There’s a question looming at the blackened heart of Season of the Witch, and it drives the entire film.
Is Claire Foy’s character a witch, or isn’t she? Well, you’ll have to find out for yourself when the movie hits theaters on Friday January 7, 2011…
Perfectly complicating that puzzle, Foy seamlessly teeters between seemingly evil and sensitively vulnerable. It’s a rather delicate performance from the actress. While mired in the midst of all kinds of supernatural madness and heroic bravado from Nicolas Cage and Ron Perlman, Foy remains creepy, cool, and captivating, conjuring a mystical presence all her own. She’s one reason why it’s so fun to fall into Season of the Witch.
Claire Foy sat down for an exclusive interview with ARTISTdirect.com editor and Dolor author Rick Florino about Season of the Witch, listening to Massive Attack to become evil, her playlist and so much more!
Does Season of the Witch have a fairy tale undercurrent?
Yeah, I suppose it does actually. The whole film is a bit like a fairy tale in a grim way because it’s set in medieval times and everybody is riding a horse. It’s all quite fantastical. I can’t remember the last time I saw anything that was set during that period. You’re probably going to remind me of something that I’ve forgotten though [Laughs]. It’s definitely a fun movie.
How did you get into the mindset of an alleged witch?
I think a lot of it was in the script, but I did a bit of research into the period and what happened in the witch trials as well as what the symptoms of suspected witches were. It’s all there within the film. This girl’s being persecuted and Behmen [Cage] is the only person who can truly see it because everyone’s so willing to look for someone to blame. Consequentially, they’ve decided that she’s it. I suppose it’s up to the audience to decide whether she is or she isn’t guilty of what she’s charged with, which I find most interesting. With all of those boys around, it was quite easy to play the victim.
Have you always been interested in witchcraft and medieval culture?
I think everybody is fascinated with the witch trials and those sorts of things to a degree. Obviously, I’ve seen The Crucible, and I did it in school. It’s a fascinating time. The important thing for me to remember was that it wasn’t just a fictional bit; it was reality. At that time, everyone was looking for someone to blame. They were so petrified of everything, and they believed that every action had a comeuppance. They thought something would always happen to you if you did something awful, and they were constantly looking for something to blame. I’ve always been interested in that, and I think most people are. Everyone’s fascinated with the fact that anyone could be so vicious, not just to women, but to other people, period. They’d accuse them of something and believe it was right to hang them or burn them at the stake. It’s a horrific thing. Growing up in England, those are things we learned about during our history lessons in primary school. I’ve always been interested in history anyway.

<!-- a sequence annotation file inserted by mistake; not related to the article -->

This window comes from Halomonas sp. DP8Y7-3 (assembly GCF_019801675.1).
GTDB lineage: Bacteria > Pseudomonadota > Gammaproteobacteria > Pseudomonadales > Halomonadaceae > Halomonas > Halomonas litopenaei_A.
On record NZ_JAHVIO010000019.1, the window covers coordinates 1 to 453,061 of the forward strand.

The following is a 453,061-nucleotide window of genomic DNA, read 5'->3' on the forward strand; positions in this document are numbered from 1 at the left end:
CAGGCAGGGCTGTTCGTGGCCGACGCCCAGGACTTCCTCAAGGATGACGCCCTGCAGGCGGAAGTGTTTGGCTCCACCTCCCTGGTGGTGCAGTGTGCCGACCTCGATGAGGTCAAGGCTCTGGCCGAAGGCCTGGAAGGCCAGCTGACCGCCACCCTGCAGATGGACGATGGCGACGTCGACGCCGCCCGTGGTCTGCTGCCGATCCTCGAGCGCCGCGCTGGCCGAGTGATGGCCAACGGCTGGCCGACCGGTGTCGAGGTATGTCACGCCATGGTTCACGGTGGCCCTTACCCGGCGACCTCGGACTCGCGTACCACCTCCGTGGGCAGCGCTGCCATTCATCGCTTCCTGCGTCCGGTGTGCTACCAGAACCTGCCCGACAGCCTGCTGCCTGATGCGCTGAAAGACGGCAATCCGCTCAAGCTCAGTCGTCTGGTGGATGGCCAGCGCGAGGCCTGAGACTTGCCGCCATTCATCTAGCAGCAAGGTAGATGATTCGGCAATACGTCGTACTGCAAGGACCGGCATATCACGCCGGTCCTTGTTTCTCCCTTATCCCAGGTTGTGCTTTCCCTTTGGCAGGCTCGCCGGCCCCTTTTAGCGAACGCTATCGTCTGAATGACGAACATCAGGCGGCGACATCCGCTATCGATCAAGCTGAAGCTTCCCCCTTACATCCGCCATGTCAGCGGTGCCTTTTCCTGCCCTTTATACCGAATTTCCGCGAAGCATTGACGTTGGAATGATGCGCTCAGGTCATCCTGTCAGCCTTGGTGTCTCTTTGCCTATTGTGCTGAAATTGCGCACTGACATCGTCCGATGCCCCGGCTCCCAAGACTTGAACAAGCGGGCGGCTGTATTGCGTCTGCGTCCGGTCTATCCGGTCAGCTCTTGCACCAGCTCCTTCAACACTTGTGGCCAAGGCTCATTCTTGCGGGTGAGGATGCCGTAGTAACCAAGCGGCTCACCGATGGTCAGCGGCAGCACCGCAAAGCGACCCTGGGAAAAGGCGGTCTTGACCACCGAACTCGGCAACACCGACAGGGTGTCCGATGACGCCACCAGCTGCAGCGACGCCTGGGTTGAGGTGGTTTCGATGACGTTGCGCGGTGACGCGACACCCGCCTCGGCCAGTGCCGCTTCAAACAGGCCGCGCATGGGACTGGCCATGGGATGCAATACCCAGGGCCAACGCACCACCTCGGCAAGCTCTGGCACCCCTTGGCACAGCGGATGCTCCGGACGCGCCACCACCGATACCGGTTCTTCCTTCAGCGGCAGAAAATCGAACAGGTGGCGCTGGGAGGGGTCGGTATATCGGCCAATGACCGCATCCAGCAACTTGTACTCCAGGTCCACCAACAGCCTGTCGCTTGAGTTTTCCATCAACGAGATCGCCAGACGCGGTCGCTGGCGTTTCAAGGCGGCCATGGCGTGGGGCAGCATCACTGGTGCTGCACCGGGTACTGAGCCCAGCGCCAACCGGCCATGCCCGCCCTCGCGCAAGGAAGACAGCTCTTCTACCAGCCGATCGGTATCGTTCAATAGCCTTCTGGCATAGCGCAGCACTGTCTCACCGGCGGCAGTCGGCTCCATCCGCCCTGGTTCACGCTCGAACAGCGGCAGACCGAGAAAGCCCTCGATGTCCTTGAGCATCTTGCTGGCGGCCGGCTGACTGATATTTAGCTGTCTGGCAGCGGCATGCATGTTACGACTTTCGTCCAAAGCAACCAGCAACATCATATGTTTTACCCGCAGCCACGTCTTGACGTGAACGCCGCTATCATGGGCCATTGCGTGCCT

How much input did you have regarding your character’s look?
Well, it’s my face [Laughs]. They had ideas about how they wanted her to look so I had hair extensions. The costume designer was amazing. He came up with the costume, which wasn’t particularly flattering but did the job. Dominic Sena left it all up to me in terms of the acting and where I wanted to go with it. I was very keen to be muddied up and quite dirty. I was firm on that because I didn’t want her to look pristine and angelic all the time. I wanted her to look like she’d been in the back of a cage for weeks on end and not washed. That was it! They put me in the dress, put the hair on me, and it was all up to me from there.
Do you ever listen to music to get into character?
For me, it’s a big part of initially finding out what I’m going to do with a character. At drama school, it’s quite a big thing. They teach you to find a piece of music to suit the character. Every character you play has a different rhythm just like how everyone you meet has a distinct rhythm. I definitely had a different rhythm as opposed to my character in Season of the Witch [Laughs]. I suppose you’ve got to find it from somewhere. It’s interesting you ask that, because I do it!
Who were you listening to for Season of the Witch?
I don’t know if I should tell you, or if it should be a secret [Laughs]. I wasn’t listening to any really demonic stuff. I was listening to Massive Attack and people like that. That’s the weird thing though. About the songs I think that are appropriate for the character, most people would be like, “Really?” Lots of Massive Attack [Laughs].
Instead of Slayer and Metallica?
Oh no, it’s a bit too obvious and witchy, isn’t it?
Who’s usually on your playlist?
I love Bruce Springsteen! I always have. I do love Florence and the Machine and Ellie Goulding too. It’s mainly older music that I had when I was growing up like Van Morrison and Eric Clapton—stuff my mom used to listen to. I’m not massively into music. However, if I hear a song by say Deacon Blue, I’ll buy it on iTunes.
Do you have a favorite Bruce Springsteen song?
“Secret Garden!” I know it’s not his song, but I love the live version of “Santa Claus is Coming to Town” that he does. I’d have to say “Dancing in the Dark” too because it’s a family favorite.
What’s your favorite part of the movie?
I really like the bit with the wolves. I’m not really in it, but I like it a lot because I was quite scared for everybody while I was watching it [Laughs].